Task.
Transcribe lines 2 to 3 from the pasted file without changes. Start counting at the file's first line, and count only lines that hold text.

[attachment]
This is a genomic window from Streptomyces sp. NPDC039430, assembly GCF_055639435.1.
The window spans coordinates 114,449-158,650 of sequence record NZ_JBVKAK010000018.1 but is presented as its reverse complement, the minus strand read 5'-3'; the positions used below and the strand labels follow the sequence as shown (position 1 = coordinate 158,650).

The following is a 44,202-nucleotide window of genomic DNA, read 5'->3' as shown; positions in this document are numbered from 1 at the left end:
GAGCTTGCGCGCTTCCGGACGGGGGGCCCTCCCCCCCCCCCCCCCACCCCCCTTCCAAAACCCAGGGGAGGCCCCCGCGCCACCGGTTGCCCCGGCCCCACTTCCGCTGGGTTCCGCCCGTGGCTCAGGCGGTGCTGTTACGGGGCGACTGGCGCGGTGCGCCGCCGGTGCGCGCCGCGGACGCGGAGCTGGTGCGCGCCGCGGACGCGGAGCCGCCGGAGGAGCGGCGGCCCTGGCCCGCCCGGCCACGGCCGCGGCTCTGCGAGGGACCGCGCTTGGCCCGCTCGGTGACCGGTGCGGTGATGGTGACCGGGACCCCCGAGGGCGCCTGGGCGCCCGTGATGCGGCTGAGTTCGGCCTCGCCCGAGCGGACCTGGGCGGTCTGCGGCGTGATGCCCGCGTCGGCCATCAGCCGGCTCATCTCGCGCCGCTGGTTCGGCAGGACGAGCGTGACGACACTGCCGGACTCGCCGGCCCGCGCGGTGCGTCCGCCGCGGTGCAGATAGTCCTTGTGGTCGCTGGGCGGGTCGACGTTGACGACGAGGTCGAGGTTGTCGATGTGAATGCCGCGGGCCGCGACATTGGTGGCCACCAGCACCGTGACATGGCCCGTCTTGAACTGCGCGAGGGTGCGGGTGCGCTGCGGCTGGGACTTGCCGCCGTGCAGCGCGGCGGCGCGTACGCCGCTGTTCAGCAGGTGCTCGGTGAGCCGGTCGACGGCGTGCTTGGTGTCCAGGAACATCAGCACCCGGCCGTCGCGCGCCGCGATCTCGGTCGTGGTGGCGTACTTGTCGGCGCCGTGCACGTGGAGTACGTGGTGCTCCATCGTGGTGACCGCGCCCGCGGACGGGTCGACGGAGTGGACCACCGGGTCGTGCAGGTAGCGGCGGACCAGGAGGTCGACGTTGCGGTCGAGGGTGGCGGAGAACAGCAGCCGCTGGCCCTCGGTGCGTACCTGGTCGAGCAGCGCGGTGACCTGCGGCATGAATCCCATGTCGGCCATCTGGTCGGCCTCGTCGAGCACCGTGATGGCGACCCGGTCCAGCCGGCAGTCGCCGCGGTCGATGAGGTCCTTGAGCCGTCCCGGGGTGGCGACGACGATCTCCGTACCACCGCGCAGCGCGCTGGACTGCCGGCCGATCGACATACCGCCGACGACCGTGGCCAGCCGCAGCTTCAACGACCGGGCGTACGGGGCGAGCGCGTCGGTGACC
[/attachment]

The window spans coordinates 114,449-158,650 of sequence record NZ_JBVKAK010000018.1 but is presented as its reverse complement, the minus strand read 5'-3'; the positions used below and the strand labels follow the sequence as shown (position 1 = coordinate 158,650).

The following is a 44,202-nucleotide window of genomic DNA, read 5'->3' as shown; positions in this document are numbered from 1 at the left end: